28 March 2010

Forsythia Promise

“Hello?” It was towards dawn, and the ring of the phone had awakened me from a deep sleep.
“Cathleen, it’s Rae,” the voice said, and I recognized her distinctive Carolina drawl and slow speech even before she’d said her name. I felt strangely lucid. It had been more than a year since we’d spoken. Last April, as the forsythia was fulfilling the promise of the end of winter, Rae had died. A lethal tumor had grown in her brain, metastasizing in her lungs, taking her quickly but not fast enough.

The last time I’d seen her, she’d looked grey and tired, but she was still herself. She had been my student – I was tutoring her privately, and although she was the same age as my mother, I considered her my friend. Less than a week later, as I eventually learned from her neighbor, she’d checked herself into the hospital. The following day she could no longer speak or walk. Her daughter had flown Rae to Santa Fe so she could die near family. I’d been left wondering what happened; it was so unlike Rae to forget anything, and when I’d shown up at her house to tutor her, I was shocked to find she wasn’t at home. And the next week when I returned, after leaving phone messages, I knew something was horribly wrong before I even knocked on the door. Peeking through the window, I saw the same scene as the previous week. She still wasn’t home, and obviously hadn’t been there since my last attempt to meet with her. It was completely out of character for her; she was punctual, organized, responsible, and considerate. Where could she have gone, I had wondered on my way home. It wasn’t until the third week, when I’d returned again, ever hopeful, that I’d thought to check with her neighbor.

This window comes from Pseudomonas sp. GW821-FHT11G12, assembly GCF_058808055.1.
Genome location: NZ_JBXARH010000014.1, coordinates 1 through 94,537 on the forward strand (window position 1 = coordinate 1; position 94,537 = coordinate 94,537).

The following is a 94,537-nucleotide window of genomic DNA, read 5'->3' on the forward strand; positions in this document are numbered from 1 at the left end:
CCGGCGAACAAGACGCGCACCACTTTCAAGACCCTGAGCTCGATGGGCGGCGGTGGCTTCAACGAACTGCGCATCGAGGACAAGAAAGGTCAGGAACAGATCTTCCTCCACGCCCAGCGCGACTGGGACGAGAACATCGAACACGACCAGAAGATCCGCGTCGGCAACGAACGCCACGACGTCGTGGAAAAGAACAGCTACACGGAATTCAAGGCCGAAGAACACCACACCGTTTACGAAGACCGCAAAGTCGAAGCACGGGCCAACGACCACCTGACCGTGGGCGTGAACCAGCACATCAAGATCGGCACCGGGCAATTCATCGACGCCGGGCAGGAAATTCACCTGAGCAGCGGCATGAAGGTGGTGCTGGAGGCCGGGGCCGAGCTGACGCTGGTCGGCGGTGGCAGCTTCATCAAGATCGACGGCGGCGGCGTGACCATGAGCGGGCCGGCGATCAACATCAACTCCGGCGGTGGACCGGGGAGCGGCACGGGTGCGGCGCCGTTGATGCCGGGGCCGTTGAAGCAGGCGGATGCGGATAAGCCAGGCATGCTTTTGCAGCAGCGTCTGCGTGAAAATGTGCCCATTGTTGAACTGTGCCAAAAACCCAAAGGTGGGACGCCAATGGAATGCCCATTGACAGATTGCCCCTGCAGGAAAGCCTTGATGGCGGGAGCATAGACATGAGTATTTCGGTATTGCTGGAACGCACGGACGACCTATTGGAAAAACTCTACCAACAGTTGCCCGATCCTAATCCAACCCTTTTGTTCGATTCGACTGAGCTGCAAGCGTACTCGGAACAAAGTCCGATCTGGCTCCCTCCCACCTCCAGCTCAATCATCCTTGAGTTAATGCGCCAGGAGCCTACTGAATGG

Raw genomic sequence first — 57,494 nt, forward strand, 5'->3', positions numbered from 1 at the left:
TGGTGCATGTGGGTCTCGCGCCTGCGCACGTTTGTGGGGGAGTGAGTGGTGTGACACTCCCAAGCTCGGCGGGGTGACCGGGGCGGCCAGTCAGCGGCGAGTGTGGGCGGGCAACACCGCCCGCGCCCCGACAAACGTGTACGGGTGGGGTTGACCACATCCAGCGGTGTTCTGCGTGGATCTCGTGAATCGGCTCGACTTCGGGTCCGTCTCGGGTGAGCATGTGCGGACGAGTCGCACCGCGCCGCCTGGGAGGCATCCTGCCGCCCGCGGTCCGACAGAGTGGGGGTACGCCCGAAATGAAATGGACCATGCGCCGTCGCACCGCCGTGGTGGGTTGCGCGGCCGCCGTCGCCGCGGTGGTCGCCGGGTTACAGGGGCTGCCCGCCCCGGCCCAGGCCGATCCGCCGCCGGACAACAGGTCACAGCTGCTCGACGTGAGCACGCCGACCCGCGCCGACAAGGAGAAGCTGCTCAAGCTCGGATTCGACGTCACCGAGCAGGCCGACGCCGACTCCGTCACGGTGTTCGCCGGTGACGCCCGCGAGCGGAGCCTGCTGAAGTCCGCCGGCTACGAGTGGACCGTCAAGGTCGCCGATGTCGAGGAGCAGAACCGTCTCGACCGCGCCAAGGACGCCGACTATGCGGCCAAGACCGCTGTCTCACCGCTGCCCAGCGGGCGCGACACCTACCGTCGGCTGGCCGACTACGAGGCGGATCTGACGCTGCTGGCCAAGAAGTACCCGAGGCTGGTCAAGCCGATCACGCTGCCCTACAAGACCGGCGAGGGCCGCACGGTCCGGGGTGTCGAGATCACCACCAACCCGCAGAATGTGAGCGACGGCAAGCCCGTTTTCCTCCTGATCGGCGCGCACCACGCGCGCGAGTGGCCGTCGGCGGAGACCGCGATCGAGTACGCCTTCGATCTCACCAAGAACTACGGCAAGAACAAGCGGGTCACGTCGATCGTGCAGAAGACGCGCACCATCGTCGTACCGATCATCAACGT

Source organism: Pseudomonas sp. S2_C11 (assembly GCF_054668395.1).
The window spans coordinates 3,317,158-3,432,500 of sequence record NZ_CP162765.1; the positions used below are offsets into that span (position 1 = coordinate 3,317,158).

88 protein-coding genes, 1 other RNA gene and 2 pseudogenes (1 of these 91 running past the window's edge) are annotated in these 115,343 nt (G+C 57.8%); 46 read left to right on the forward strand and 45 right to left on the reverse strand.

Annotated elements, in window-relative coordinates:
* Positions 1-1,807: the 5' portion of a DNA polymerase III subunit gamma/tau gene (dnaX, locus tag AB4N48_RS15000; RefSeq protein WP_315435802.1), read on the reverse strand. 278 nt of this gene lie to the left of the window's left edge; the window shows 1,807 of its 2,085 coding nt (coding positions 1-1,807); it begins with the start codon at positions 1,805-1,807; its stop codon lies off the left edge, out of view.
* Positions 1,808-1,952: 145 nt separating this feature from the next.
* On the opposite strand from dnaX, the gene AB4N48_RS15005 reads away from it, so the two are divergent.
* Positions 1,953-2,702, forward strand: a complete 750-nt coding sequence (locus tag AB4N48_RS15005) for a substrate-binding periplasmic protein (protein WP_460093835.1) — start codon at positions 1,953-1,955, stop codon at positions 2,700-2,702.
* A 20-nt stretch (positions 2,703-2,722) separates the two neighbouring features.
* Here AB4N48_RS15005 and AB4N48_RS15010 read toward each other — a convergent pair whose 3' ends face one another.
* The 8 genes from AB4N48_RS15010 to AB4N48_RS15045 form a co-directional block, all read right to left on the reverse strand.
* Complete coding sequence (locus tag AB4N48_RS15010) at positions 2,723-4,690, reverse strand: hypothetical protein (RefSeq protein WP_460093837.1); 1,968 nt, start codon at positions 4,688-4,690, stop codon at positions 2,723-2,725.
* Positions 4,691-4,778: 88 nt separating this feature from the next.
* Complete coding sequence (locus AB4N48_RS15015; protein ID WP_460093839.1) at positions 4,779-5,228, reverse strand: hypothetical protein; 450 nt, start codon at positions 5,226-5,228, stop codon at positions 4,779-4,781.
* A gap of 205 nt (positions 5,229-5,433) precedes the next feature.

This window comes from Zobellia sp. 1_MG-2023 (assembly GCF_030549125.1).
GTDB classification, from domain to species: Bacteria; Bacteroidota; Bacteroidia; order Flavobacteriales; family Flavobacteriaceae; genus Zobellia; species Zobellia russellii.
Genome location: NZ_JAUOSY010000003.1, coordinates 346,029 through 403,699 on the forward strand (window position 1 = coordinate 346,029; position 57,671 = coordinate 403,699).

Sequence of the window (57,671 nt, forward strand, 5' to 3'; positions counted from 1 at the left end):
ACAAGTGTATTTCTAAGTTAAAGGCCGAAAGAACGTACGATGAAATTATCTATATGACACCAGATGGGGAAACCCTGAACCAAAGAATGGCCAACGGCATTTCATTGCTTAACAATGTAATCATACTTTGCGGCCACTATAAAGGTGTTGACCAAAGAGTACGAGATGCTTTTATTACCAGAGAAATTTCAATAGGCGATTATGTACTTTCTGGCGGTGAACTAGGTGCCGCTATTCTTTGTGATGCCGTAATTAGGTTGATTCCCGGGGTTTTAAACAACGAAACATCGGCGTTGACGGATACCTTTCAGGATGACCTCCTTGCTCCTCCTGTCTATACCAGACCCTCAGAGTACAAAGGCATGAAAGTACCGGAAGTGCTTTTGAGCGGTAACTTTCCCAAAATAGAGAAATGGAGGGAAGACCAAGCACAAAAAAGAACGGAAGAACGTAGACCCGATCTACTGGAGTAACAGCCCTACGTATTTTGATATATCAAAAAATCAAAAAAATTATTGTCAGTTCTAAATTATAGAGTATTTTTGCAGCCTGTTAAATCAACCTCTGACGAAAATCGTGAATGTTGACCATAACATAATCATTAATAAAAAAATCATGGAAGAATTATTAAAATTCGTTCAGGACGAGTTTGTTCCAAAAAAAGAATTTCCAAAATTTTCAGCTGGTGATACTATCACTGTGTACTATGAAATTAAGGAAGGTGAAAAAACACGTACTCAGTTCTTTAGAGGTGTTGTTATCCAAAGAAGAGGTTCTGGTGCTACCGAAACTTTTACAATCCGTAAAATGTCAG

“Rae, how are you?” I asked deliberately, certain I was dreaming.
“Good. Very good,” she replied, but I knew from the way she said it that she was still dead, and that this conversation was something she needed to do.
“Rae,” I said, still trying to convince myself that I was actually speaking to her by repeating her name. “What is it like where you are?”
Her breathing changed, becoming short and shallow, and she was softly weeping, trying hard not to make a sound.
“Beautiful,” she whispered. “It’s beautiful.”
I felt my own breath catch on her words, and I thought of family and how we rarely speak about what matters most.
“But, Rae, why are you calling me?” I asked. I didn’t understand why she’d chosen me, and why now, a year later as the forsythia glowed yellow again. “Why didn’t you call your family?”
“We can’t. It would be too difficult for them,” she whispered, abruptly composed and matter of fact. And then she was gone again, and I stood holding the phone a moment longer, wishing I could understand, and realizing again, I didn’t say goodbye.

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